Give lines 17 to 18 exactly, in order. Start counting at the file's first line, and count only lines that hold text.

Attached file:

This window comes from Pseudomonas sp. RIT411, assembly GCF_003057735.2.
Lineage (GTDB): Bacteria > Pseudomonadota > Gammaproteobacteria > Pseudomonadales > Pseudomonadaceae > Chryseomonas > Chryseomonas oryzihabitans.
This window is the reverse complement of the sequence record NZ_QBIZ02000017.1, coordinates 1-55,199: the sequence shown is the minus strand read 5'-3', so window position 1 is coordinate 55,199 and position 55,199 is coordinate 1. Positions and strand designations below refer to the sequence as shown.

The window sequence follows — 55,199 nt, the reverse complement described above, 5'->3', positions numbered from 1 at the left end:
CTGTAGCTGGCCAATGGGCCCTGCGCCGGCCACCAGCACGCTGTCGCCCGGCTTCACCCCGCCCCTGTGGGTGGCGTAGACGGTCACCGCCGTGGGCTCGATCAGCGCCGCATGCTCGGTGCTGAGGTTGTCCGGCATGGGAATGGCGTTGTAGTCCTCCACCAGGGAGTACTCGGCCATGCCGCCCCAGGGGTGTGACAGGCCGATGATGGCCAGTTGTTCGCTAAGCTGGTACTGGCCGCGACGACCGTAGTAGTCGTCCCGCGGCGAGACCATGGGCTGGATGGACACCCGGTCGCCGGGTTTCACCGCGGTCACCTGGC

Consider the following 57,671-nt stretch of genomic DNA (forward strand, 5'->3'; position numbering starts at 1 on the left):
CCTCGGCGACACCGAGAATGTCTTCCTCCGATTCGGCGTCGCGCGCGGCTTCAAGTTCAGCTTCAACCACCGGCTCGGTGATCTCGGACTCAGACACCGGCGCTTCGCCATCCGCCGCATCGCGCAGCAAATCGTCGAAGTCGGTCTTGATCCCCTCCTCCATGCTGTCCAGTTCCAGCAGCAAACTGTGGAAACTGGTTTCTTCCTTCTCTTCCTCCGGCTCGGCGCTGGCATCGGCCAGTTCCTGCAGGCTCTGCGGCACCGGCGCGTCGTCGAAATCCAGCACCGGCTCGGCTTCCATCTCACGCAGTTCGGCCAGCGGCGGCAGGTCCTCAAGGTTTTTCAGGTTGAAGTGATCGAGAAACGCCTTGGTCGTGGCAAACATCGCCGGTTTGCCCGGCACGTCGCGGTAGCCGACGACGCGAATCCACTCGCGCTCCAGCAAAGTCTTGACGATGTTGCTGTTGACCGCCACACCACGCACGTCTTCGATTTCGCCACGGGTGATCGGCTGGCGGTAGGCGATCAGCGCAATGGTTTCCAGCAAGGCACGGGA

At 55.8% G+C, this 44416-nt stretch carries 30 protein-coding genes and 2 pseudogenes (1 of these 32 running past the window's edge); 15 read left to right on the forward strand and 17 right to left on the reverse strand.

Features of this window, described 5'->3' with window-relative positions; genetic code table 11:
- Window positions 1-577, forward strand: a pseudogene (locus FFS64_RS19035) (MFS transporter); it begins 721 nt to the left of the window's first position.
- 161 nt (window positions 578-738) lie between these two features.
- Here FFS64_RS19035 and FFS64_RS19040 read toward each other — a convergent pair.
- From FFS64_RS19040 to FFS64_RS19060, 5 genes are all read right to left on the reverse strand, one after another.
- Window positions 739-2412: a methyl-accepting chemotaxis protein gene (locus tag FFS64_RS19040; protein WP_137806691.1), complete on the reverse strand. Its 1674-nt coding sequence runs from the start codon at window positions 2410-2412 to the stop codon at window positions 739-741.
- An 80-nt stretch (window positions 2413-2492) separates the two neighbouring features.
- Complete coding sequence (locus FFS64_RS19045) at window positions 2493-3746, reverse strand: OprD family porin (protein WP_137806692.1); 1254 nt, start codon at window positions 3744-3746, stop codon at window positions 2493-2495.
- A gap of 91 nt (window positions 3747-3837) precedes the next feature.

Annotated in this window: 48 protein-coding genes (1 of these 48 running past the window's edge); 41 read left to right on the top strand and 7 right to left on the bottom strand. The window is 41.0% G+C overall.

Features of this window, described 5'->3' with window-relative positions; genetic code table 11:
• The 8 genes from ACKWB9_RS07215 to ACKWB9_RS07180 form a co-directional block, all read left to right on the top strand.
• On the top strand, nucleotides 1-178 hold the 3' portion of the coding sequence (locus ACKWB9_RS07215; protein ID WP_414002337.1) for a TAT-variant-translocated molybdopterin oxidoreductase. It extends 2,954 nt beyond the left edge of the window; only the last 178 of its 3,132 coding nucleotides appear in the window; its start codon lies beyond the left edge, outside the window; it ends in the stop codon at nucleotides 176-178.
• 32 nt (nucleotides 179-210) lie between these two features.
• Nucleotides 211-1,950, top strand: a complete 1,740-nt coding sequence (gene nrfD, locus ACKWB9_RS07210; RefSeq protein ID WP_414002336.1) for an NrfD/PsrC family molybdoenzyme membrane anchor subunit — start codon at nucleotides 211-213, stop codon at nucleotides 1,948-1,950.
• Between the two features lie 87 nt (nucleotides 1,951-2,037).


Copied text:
- A gap of 91 nt (window positions 3747-3837) precedes the next feature.

Annotated in this window: 48 protein-coding genes (1 of these 48 running past the window's edge); 41 read left to right on the top strand and 7 right to left on the bottom strand. The window is 41.0% G+C overall.